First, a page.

"It's something about the early stretch of the title role, when he has strange little soliloquies where the idea of murder floats into his mind. Then when he's actually in a discussion with Lady Macbeth, he doesn't want to do it. So it's very hard to resolve at first. Macbeth is a particularly violent soldier – yet he has enormous difficulty killing one old man in his bed. All of these are marvellous contradictions that Shakespeare created, but they defeated me for quite a long time.

"The best acting somehow settles into you and just comes out. You just go with the strange twists and turns of the character, and if you trust them – because you have a good writer behind you! – it will come out good."

Antony Sher is starring in 'Broken Glass' at the Vaudeville Theatre, London (londontheatredirect.com) till 10 Dec

Sinead Cusack

"Possibly most frightening was Cleopatra, because of the legend that surrounds her. I found the clue was in the very first line. I was reading masses about the actual woman, and finally I went back to the play. Her first line is, 'If it be love indeed, tell me how much.' It was the cry of the mistress, not the wife, who feels her hold on Antony is weakening and needs to hear how much he loves her.

"The other one was Sebastian Barry's Our Lady of Sligo, where I played a woman dying of cancer who lies in bed through the night. I thought, 'This can't be done, it's not theatrical'; but then I found layers and layers, and peeled them back until I found the woman: you're always searching for the human being."

Sinead Cusack is starring in 'Juno and the Paycock' is at the National Theatre, London, 11 Nov to 3 Jan

Celia Imrie

"Someone like Edward Bond – I did his play The Sea – is quite dense in his writing. But then I had the most glorious light relief in playing the downtrodden sidekick character to Judi Dench. It's very hard to un-see or un-hear a role, so I try not to watch other people's performances. I played Judith in [Noel Coward's] Hay Fever, and Dame Judi had done it in the West End and I was very glad I hadn't seen it, because it would have been hard to follow."

Celia Imrie's autobiography, 'The Happy Hoofer', is out in paperback on 24 Nov. She stars in 'Noises Off' at London's Old Vic, 3 Dec to 25 Feb

Arts and Entertainment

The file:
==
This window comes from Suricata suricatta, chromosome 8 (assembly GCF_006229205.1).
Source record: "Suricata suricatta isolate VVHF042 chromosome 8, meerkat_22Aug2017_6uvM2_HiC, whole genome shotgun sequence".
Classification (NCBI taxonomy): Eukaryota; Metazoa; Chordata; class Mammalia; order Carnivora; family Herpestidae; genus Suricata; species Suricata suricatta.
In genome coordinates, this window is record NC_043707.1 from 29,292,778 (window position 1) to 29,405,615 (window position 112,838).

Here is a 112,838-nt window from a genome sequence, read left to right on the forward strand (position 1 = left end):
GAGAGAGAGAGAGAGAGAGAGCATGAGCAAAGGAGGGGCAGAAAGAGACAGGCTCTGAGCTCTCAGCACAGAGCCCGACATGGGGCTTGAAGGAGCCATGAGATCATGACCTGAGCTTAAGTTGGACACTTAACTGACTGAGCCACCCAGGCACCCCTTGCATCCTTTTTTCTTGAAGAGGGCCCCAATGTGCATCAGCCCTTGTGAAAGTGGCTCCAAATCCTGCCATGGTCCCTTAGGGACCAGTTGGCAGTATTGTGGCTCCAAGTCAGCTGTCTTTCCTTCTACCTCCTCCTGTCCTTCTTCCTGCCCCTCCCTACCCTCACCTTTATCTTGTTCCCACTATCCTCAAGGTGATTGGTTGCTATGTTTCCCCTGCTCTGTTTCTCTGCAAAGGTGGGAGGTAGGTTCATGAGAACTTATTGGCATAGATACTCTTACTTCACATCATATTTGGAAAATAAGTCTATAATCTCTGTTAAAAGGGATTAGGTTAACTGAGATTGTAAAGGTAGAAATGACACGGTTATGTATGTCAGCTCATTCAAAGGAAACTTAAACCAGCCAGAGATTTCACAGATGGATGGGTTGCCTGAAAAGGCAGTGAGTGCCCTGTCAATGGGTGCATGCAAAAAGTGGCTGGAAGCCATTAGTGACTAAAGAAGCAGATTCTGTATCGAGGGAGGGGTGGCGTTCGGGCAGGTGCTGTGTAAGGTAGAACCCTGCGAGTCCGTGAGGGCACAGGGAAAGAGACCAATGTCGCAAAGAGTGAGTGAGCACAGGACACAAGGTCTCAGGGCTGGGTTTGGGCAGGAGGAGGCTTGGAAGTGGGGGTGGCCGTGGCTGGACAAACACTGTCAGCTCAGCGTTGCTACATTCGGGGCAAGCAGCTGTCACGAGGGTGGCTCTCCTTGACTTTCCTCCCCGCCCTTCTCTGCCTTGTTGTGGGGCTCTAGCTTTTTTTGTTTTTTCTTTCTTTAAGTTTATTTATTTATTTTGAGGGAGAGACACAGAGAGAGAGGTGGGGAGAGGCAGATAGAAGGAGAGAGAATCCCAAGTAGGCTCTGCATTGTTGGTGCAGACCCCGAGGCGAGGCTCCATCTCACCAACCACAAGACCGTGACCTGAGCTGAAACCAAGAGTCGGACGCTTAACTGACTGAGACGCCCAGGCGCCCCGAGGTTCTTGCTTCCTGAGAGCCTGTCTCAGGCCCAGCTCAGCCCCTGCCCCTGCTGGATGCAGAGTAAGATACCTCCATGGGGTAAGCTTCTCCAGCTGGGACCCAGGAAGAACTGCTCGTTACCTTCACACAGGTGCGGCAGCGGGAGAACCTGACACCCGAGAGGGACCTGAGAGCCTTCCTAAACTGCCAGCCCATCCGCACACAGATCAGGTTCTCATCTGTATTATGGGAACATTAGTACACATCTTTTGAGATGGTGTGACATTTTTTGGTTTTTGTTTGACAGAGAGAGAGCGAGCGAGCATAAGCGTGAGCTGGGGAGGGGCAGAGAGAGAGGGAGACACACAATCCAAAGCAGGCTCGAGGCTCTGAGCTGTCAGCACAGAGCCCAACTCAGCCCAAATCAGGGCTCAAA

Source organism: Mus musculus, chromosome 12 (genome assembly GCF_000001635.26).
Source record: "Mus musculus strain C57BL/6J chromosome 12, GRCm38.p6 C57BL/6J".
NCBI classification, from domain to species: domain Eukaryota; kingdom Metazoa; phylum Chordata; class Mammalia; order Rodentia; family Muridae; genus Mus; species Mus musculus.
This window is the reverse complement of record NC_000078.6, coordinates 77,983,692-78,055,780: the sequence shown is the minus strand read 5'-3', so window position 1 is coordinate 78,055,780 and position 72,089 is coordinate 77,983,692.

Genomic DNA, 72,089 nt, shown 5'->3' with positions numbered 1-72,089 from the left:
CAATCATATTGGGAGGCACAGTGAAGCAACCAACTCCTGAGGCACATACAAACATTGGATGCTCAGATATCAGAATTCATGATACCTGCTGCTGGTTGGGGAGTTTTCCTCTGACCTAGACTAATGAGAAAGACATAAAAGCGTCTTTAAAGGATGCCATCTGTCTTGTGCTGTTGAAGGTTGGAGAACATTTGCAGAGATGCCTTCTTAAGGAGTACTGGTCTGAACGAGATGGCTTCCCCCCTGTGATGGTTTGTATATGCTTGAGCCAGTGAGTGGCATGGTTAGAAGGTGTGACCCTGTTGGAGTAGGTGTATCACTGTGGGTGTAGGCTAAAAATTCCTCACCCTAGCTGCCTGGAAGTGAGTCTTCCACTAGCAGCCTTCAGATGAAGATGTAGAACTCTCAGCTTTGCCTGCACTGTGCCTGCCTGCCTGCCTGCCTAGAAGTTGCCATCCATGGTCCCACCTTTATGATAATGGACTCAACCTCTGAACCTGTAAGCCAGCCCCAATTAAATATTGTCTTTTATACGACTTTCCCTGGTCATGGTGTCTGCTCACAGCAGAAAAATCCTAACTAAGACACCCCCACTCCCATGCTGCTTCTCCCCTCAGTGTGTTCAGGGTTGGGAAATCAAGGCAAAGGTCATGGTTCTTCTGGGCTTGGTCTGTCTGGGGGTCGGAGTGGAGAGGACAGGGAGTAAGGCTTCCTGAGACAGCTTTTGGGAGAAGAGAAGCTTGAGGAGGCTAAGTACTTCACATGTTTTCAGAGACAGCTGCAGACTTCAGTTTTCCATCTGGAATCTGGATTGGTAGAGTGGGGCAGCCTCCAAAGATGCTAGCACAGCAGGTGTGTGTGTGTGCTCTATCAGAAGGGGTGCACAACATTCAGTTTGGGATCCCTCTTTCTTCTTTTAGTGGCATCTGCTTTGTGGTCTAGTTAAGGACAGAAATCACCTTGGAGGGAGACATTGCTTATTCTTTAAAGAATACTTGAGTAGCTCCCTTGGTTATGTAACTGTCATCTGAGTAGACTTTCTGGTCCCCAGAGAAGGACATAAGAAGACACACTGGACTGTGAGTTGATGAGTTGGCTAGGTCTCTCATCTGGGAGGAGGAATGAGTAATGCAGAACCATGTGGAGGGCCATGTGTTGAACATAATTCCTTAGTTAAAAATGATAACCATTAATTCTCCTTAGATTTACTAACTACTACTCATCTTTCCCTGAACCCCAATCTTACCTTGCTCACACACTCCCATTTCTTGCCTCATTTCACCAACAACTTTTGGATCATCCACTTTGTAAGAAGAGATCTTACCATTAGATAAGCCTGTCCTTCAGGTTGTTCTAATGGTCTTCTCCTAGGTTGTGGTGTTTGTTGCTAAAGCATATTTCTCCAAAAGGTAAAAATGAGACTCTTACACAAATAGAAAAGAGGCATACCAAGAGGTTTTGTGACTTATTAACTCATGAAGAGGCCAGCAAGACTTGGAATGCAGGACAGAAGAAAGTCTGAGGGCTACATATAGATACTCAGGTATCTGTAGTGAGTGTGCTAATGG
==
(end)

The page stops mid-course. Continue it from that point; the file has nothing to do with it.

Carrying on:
Performers drink tea at the Glastonbury festival in 2010

GlastonburyWI to make debut appearance at Somerset festival

Arts and Entertainment
Lena Headey as Cersei Lannister

TV reviewIt has taken seven episodes for Game of Thrones season five to hit its stride

Have you tried new the Independent Digital Edition apps?
Arts and Entertainment

ebooksNow available in paperback
Arts and Entertainment

Arts and Entertainment
Jesuthasan Antonythasan as Dheepan

FilmPalme d'Or goes to radical and astonishing film that turns conventional thinking about immigrants on its head

Arts and Entertainment
Måns Zelmerlöw performing

Arts and Entertainment
Graham Norton was back in the commentating seat for Eurovision 2015

Arts and Entertainment
Richard Hammond, Jeremy Clarkson and James May on stage

Arts and Entertainment
The light stuff: Britt Robertson and George Clooney in ‘Tomorrowland: a World Beyond’
film review
Arts and Entertainment
Reawakening: can Jon Hamm’s Don Draper find enlightenment in the final ‘Mad Men’?
tv reviewNot quite, but it's an enlightening finale for Don Draper spoiler alert
Arts and Entertainment
Breakfast Show’s Nick Grimshaw

Arts and Entertainment

Arts and Entertainment
'Youth' cast members Paul Dano, Jane Fonda, Harvey Keitel, Rachel Weisz, and Michael Caine pose for photographers at Cannes Film Festival
Arts and Entertainment
Adam West as Batman and Burt Ward and Robin in the 1960s Batman TV show

Arts and Entertainment
I am flute: Azeem Ward and his now-famous instrument
Arts and Entertainment
A glass act: Dr Chris van Tulleken (left) and twin Xand get set for their drinking challenge
TV review
Arts and Entertainment
MIA perform at Lovebox 2014 in London Fields, Hackney

Arts and Entertainment
Finnish punk band PKN hope to enter Eurovision 2015 and raise awareness for Down's Syndrome

Arts and Entertainment
William Shakespeare on the cover of John Gerard's The Herball or Generall Historie of Plantes

Arts and Entertainment

Game of Thrones review
Arts and Entertainment
Grayson Perry dedicates his Essex home to Julie

Potter's attempt to create an Essex Taj Mahal was a lovely treat

Arts and Entertainment